1. (via Planetary-scale chicken - Boing Boing)
  2. Tomorrow’s map, integrally connected to everything that moves (the keys, the tools, the car), will be so fundamental to their operation that the map will, in effect, be their operating system. A map is to location-awareness as Windows is to a P.C.
  3. Saroo Brierley: Homeward Bound (by Google Maps)

  4. Rich’s Guide to Santa Clara County’s Silicon Valley in 1983….

    I discovered a copy of this rare book in Berkeley’s library system and realized that it was a fantastic dataset: If I stuck all of the locations onto a map, I could reconstruct the Valley as it was 30 years ago, right before the Japanese manufacturers and the forces of globalization pulled and pushed chip production to East Asia. …
    In our Internet-happy present, it’s easy to forget that up until the mid-1980s, Silicon Valley was an industrial landscape. …
    The Valley was as important a manufacturing center as Detroit or Pittsburgh were. This was the place making the foundational technology of the era… Rich’s Guide, I realized, would let me map this first peak of Silicon Valley

  5. The radiation-mapping project launched shortly after the Fukushima Daiichi nuclear disaster recently surpassed more than ten million data points, all gathered by a network of local volunteers
  6. A civil engineer by profession, Mr. Varias has discovered his secret passion – map making. Since 2009, he has been a volunteer for Google Map Maker. He’s now the third-most active mapper in the Philippines, contributing more than 46,000 edits and reviews over the past four years.
    … “I just wanted to put my place of birth on the map,” said Mr. Varias explains of how he got started. …

    Now he finds himself driving around his province of Cavite — staying up long after midnight or starting off early before his regular day job — just to put details on the map.

    Google has relied heavily on an army of volunteers like Mr. Varias to fill in the gaps on places they know very well — their neighborhoods, towns and provinces. Since 2008, when its map program began, the volunteer army just in the Philippines has grown to 2,000.

    They aren’t paid and are expected to use their own gadgets, such as laptops, smart phones and cameras. But Google picks up the tab for travel and kicks in other gifts.

  7. Approximately 30 per cent of Google searches have some component of place: ‘backpacker hostel in Kathmandu’, ‘surfing at Bondi Beach’ – people want to know where these things are. Unsurprisingly, when you look at statistics for mobile devices, this figure rises to about 40 per cent.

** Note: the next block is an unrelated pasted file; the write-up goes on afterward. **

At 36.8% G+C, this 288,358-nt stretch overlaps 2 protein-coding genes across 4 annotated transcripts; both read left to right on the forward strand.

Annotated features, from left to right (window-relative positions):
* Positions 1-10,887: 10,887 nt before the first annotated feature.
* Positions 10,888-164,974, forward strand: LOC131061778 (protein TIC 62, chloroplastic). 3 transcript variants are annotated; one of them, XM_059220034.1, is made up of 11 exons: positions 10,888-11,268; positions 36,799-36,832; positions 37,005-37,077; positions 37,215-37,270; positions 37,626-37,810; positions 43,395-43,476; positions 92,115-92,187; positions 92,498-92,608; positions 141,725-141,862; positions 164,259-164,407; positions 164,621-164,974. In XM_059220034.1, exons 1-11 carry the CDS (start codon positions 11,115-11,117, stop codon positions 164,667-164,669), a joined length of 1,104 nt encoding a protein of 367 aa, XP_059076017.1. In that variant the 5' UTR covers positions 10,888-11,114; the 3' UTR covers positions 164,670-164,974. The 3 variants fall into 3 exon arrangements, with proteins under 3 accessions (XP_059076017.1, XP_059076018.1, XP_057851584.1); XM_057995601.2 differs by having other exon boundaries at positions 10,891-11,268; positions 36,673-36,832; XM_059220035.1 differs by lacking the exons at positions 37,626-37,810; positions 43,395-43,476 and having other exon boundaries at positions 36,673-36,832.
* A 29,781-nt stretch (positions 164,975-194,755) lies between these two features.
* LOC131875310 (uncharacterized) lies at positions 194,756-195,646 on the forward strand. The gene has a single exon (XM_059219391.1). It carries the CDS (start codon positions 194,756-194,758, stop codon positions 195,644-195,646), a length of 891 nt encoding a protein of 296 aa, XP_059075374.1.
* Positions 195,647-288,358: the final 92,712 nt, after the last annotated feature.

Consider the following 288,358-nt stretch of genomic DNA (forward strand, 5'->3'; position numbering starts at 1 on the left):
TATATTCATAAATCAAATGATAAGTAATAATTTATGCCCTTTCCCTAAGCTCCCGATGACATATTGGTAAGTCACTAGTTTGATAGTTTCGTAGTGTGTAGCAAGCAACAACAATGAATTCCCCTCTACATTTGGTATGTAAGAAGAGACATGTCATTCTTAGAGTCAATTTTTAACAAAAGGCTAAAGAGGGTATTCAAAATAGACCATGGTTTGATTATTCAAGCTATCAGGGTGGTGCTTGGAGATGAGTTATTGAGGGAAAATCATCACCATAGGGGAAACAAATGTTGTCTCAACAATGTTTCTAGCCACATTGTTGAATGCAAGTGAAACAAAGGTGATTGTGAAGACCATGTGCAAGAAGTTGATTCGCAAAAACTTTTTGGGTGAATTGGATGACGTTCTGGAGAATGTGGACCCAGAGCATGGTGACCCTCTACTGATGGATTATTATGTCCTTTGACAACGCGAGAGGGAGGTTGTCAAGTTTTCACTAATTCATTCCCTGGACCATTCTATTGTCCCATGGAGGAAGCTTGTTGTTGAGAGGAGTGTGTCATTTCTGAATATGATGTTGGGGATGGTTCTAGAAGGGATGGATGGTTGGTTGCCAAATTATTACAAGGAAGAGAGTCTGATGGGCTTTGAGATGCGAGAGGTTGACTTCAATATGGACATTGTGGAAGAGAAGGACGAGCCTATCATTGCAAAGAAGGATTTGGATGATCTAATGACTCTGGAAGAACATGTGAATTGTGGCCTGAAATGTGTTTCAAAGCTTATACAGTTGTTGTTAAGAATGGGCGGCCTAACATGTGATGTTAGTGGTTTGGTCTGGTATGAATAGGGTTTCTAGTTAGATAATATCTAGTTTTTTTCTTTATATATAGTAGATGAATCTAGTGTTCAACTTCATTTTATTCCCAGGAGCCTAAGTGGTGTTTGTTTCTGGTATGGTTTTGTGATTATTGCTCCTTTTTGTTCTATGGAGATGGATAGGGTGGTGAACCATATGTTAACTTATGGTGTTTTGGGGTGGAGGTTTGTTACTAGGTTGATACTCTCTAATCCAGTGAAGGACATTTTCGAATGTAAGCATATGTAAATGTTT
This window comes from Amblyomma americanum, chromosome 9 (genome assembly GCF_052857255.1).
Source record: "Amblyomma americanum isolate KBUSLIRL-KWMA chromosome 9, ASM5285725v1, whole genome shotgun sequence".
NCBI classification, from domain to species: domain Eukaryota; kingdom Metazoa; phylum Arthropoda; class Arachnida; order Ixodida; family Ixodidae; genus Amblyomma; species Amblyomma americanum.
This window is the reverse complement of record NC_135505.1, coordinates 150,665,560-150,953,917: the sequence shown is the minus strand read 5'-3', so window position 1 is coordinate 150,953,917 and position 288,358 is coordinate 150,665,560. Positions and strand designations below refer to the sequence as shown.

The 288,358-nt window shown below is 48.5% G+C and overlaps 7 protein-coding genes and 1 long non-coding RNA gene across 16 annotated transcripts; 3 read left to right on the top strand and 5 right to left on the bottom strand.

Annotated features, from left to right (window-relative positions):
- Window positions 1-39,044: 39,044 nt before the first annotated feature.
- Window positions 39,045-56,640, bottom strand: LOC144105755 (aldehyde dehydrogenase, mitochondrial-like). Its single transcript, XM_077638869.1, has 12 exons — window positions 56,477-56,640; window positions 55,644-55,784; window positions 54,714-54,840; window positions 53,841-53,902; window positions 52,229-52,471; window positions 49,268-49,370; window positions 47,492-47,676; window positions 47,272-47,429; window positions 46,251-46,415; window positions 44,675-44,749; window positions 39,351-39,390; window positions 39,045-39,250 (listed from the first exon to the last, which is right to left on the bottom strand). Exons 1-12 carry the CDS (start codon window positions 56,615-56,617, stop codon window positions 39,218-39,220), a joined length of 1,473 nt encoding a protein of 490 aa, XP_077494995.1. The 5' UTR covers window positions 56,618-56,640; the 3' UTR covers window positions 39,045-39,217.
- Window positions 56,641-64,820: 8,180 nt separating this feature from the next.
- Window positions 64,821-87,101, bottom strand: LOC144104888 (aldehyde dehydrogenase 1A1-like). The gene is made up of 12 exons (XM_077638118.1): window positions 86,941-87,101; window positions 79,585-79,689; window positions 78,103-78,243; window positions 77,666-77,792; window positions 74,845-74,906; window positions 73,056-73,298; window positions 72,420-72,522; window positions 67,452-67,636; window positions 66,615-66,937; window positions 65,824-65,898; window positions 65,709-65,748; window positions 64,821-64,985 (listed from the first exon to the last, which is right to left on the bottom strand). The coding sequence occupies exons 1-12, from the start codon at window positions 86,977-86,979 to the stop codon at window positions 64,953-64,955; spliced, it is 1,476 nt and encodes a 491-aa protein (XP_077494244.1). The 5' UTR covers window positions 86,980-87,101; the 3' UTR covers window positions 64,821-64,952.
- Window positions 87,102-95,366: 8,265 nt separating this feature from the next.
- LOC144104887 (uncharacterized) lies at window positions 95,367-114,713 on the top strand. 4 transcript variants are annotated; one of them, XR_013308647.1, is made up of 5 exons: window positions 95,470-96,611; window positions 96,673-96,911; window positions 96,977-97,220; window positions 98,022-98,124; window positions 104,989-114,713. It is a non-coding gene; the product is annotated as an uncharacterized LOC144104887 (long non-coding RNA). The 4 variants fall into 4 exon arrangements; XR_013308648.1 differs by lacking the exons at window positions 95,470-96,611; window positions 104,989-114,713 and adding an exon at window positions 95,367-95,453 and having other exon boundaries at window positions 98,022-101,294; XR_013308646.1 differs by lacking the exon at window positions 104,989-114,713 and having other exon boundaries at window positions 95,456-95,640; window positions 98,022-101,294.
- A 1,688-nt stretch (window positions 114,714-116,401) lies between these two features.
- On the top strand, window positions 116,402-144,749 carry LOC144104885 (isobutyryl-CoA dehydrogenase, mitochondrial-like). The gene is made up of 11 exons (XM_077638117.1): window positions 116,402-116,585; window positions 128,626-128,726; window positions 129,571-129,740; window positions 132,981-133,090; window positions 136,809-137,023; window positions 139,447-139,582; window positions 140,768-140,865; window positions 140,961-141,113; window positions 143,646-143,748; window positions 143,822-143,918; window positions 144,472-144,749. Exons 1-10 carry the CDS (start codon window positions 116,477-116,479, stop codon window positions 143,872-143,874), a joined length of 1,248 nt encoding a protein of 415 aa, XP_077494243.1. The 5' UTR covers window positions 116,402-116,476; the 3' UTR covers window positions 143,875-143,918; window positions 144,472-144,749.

8. image: Download

  9. Points, a web-enabled public signpost that provides dynamic directions, as well as location-relevant news and information from online feeds.

    On the surface, Points looks like a traditional street signpost, with three arms acting as a navigation aid for passersby. Instead of remaining static, however, the arms are connected to a rotor mechanism allowing them to swing around to point in different directions. Each arm also has its own LED display, capable of showing illuminated text and symbols. Through a panel below the signs, users can select the type of information they’d like to see, such as local food vendors, the nearest transport options, and even trending Twitter hashtags

  10. Points - The Most Advanced Directional Sign on Earth (by BreakfastNewYork)

  12. image: Download

    (via The Ends of the Road - In Focus - The Atlantic)
  13. image: Download

    (via The Secret Life of Cats: What You Can Learn by Putting a GPS on Your Kitty - Alexis C. Madrigal - The Atlantic)  OK, I want to do this now too
  14. The Zoological Society of London (ZSL) has launched an initiative to collect data about the cats of London into a map. It’s called, perhaps unsurprisingly, Cat Map.

    Cat Map invites mog owners or acquaintances to plot their feline counterparts onto a mapping tool, uploading a photo, an address, the cat’s name, colour and age as well as a description

  15. Mapathon 2013 — which starts on February 12 and culminates on March 25, 2013 — is an India-wide mapping contest open to just about anybody who lives in India. We’re inviting Google Maps users from all over the country to help us create better maps for India by adding knowledge of their neighborhoods through Google Map Maker